In August 1906, President Theodore Roosevelt issued an order from his summer residence in Oyster Bay, New York, that would soon be the talk of Washington—and the world beyond.
Addressing himself to the government printer, Roosevelt decreed that all documents issued by the White House should now follow the spellings advocated by an organization known as the Simplified Spelling Board.
Launched the previous March and financed by the steel baron Andrew Carnegie, the board wanted to strip the American language of its antiquated British baggage and create a clean and modern version for the 20th century.
Carnegie, who’d immigrated to the United States as a teenager with little formal education, had high hopes for the project. “Mr. Carnegie has long been convinced that English might be made the world language of the future, and thus one of the influences leading to universal peace,” the New York Times reported. “He believes that the chief obstacle to its speedy adoption is to be found in its contradictory and difficult spelling.”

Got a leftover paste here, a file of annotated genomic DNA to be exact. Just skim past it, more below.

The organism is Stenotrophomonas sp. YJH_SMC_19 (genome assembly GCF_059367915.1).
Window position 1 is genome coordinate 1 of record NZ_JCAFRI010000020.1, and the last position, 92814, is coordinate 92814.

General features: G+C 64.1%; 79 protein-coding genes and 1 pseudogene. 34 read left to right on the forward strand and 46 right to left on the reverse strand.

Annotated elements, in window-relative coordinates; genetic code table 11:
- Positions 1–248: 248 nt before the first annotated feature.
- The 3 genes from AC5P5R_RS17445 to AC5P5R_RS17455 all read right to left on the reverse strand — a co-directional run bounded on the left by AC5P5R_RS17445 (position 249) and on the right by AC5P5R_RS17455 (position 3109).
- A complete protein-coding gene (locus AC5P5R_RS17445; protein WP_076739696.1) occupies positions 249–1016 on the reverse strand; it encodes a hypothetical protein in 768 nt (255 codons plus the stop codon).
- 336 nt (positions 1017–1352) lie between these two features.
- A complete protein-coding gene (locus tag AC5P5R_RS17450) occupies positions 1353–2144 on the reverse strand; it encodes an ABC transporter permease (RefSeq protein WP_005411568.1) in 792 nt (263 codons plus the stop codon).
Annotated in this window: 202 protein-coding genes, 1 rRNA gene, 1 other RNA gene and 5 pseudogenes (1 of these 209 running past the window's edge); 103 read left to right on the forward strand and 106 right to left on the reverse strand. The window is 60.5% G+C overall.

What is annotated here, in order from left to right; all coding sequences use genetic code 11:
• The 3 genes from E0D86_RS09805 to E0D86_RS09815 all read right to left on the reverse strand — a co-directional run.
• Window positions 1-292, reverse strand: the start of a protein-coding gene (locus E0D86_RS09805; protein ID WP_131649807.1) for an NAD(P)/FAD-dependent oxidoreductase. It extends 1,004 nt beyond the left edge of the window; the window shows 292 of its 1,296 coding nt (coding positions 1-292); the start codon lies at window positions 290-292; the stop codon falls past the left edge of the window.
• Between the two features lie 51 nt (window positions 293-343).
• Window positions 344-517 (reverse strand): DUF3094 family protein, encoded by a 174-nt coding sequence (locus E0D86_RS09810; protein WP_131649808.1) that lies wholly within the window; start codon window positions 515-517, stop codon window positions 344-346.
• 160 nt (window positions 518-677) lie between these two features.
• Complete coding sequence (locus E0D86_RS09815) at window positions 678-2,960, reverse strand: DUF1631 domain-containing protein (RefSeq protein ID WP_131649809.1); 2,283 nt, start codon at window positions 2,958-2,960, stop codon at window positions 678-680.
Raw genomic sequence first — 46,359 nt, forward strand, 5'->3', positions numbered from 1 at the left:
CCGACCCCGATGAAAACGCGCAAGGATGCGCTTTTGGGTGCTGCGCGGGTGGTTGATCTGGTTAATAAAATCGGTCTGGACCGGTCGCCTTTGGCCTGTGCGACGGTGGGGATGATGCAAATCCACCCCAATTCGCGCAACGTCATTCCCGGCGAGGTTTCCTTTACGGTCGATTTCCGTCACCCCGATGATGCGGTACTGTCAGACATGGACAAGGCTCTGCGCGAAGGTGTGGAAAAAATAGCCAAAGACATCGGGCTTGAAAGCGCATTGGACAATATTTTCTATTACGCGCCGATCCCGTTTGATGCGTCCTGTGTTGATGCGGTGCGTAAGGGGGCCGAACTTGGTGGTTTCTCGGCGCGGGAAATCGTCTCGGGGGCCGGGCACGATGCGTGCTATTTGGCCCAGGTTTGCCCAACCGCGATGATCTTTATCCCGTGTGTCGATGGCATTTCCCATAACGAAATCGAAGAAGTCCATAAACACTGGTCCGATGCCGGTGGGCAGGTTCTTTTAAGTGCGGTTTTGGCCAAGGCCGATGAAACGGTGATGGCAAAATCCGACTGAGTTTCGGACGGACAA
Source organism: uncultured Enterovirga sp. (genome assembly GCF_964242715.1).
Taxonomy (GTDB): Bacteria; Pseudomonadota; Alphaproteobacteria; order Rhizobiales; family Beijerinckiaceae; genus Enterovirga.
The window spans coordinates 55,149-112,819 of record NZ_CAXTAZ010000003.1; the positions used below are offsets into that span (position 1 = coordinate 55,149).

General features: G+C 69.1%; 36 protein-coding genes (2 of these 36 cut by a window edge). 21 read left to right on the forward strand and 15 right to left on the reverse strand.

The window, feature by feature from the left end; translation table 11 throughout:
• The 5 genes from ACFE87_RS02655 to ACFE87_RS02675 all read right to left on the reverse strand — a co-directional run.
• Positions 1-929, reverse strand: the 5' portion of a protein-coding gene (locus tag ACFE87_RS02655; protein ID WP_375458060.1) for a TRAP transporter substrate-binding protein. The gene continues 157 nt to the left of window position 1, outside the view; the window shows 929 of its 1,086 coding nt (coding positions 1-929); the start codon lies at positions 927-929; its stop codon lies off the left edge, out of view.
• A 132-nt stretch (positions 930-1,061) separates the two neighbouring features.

At the time, written German, which had been simplified in 1901, seemed poised to become the “world language of the future”—a development that neither Carnegie nor Roosevelt, both intensely competitive men, could possibly have welcomed.
Carnegie recruited a long list of luminaries to the cause, including the writer Mark Twain, the philosopher William James, Melvil Dewey of Dewey Decimal System fame, and the presidents of Columbia and Stanford universities, among others. If Carnegie’s “universal peace” seemed like a grandiose goal, they could point to other, more basic benefits. Spelling would be easier to teach in schools, possibly shaving a year or more off the curriculum, educators said. Business correspondence would be faster and cheaper to handle. Publishers could save on typesetting, ink, and paper costs.
In a September 1906 speech, Twain argued that the reforms would also help new immigrants assimilate. Traditional spelling, he maintained, “keeps them back and damages their citizenship for years until they learn to spell the language, if they ever do learn.”